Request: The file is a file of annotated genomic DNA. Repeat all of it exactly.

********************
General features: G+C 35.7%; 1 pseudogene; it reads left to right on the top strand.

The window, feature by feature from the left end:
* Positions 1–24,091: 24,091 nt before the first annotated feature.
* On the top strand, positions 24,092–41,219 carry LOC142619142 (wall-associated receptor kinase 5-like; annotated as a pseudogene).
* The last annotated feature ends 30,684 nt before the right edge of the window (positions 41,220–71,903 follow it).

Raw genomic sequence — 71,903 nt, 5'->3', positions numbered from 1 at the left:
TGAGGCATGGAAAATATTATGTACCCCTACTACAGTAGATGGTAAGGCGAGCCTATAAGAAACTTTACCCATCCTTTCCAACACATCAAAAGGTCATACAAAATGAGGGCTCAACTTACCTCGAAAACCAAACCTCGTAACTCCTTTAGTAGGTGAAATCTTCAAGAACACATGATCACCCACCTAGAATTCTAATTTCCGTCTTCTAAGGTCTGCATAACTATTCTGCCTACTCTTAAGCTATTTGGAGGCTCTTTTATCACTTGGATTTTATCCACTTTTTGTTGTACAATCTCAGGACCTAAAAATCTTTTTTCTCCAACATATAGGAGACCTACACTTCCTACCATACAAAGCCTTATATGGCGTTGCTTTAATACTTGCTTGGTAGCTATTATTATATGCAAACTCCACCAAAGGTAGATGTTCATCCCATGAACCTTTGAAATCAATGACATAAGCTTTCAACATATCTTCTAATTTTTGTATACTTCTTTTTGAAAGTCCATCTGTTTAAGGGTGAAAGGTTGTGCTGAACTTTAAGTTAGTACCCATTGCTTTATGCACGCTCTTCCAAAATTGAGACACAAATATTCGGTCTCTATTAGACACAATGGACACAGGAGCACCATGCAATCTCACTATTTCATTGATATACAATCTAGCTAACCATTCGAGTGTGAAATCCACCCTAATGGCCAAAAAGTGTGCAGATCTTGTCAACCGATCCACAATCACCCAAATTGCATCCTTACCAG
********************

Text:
General features: G+C 35.7%; 1 pseudogene; it reads left to right on the top strand.

The window, feature by feature from the left end:
* Positions 1–24,091: 24,091 nt before the first annotated feature.
* On the top strand, positions 24,092–41,219 carry LOC142619142 (wall-associated receptor kinase 5-like; annotated as a pseudogene).
* The last annotated feature ends 30,684 nt before the right edge of the window (positions 41,220–71,903 follow it).

Raw genomic sequence — 71,903 nt, 5'->3', positions numbered from 1 at the left:
TGAGGCATGGAAAATATTATGTACCCCTACTACAGTAGATGGTAAGGCGAGCCTATAAGAAACTTTACCCATCCTTTCCAACACATCAAAAGGTCATACAAAATGAGGGCTCAACTTACCTCGAAAACCAAACCTCGTAACTCCTTTAGTAGGTGAAATCTTCAAGAACACATGATCACCCACCTAGAATTCTAATTTCCGTCTTCTAAGGTCTGCATAACTATTCTGCCTACTCTTAAGCTATTTGGAGGCTCTTTTATCACTTGGATTTTATCCACTTTTTGTTGTACAATCTCAGGACCTAAAAATCTTTTTTCTCCAACATATAGGAGACCTACACTTCCTACCATACAAAGCCTTATATGGCGTTGCTTTAATACTTGCTTGGTAGCTATTATTATATGCAAACTCCACCAAAGGTAGATGTTCATCCCATGAACCTTTGAAATCAATGACATAAGCTTTCAACATATCTTCTAATTTTTGTATACTTCTTTTTGAAAGTCCATCTGTTTAAGGGTGAAAGGTTGTGCTGAACTTTAAGTTAGTACCCATTGCTTTATGCACGCTCTTCCAAAATTGAGACACAAATATTCGGTCTCTATTAGACACAATGGACACAGGAGCACCATGCAATCTCACTATTTCATTGATATACAATCTAGCTAACCATTCGAGTGTGAAATCCACCCTAATGGCCAAAAAGTGTGCAGATCTTGTCAACCGATCCACAATCACCCAAATTGCATCCTTACCAG